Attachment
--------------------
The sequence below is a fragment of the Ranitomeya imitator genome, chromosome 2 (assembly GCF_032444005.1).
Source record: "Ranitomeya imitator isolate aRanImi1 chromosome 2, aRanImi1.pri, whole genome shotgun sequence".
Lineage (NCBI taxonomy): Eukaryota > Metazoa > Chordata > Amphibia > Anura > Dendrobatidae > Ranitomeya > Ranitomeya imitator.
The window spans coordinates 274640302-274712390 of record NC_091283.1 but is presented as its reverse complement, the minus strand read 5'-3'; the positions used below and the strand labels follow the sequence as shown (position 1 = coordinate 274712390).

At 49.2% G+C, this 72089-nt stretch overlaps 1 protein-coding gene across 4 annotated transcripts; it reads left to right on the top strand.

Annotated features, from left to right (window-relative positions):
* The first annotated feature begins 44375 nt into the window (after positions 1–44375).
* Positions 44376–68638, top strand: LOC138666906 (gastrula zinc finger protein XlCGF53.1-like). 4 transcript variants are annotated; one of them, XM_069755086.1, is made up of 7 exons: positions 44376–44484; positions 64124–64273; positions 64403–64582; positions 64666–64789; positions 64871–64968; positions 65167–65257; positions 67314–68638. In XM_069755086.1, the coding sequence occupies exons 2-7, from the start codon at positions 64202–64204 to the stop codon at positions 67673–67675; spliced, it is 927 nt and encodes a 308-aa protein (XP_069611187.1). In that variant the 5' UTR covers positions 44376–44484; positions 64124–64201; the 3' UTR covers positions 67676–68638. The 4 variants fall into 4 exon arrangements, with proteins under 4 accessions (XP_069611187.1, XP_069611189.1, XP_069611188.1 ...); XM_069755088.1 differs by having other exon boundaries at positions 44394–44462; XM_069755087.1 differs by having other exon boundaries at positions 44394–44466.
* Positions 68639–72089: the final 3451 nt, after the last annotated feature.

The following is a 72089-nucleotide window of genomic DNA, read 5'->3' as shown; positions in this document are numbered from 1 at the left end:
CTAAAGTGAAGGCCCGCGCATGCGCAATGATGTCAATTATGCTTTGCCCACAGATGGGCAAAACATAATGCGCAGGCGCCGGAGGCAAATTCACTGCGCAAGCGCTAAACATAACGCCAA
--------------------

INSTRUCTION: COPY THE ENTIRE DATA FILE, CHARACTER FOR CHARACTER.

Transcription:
The sequence below is a fragment of the Ranitomeya imitator genome, chromosome 2 (assembly GCF_032444005.1).
Source record: "Ranitomeya imitator isolate aRanImi1 chromosome 2, aRanImi1.pri, whole genome shotgun sequence".
Lineage (NCBI taxonomy): Eukaryota > Metazoa > Chordata > Amphibia > Anura > Dendrobatidae > Ranitomeya > Ranitomeya imitator.
The window spans coordinates 274640302-274712390 of record NC_091283.1 but is presented as its reverse complement, the minus strand read 5'-3'; the positions used below and the strand labels follow the sequence as shown (position 1 = coordinate 274712390).

At 49.2% G+C, this 72089-nt stretch overlaps 1 protein-coding gene across 4 annotated transcripts; it reads left to right on the top strand.

Annotated features, from left to right (window-relative positions):
* The first annotated feature begins 44375 nt into the window (after positions 1–44375).
* Positions 44376–68638, top strand: LOC138666906 (gastrula zinc finger protein XlCGF53.1-like). 4 transcript variants are annotated; one of them, XM_069755086.1, is made up of 7 exons: positions 44376–44484; positions 64124–64273; positions 64403–64582; positions 64666–64789; positions 64871–64968; positions 65167–65257; positions 67314–68638. In XM_069755086.1, the coding sequence occupies exons 2-7, from the start codon at positions 64202–64204 to the stop codon at positions 67673–67675; spliced, it is 927 nt and encodes a 308-aa protein (XP_069611187.1). In that variant the 5' UTR covers positions 44376–44484; positions 64124–64201; the 3' UTR covers positions 67676–68638. The 4 variants fall into 4 exon arrangements, with proteins under 4 accessions (XP_069611187.1, XP_069611189.1, XP_069611188.1 ...); XM_069755088.1 differs by having other exon boundaries at positions 44394–44462; XM_069755087.1 differs by having other exon boundaries at positions 44394–44466.
* Positions 68639–72089: the final 3451 nt, after the last annotated feature.

The following is a 72089-nucleotide window of genomic DNA, read 5'->3' as shown; positions in this document are numbered from 1 at the left end:
CTAAAGTGAAGGCCCGCGCATGCGCAATGATGTCAATTATGCTTTGCCCACAGATGGGCAAAACATAATGCGCAGGCGCCGGAGGCAAATTCACTGCGCAAGCGCTAAACATAACGCCAA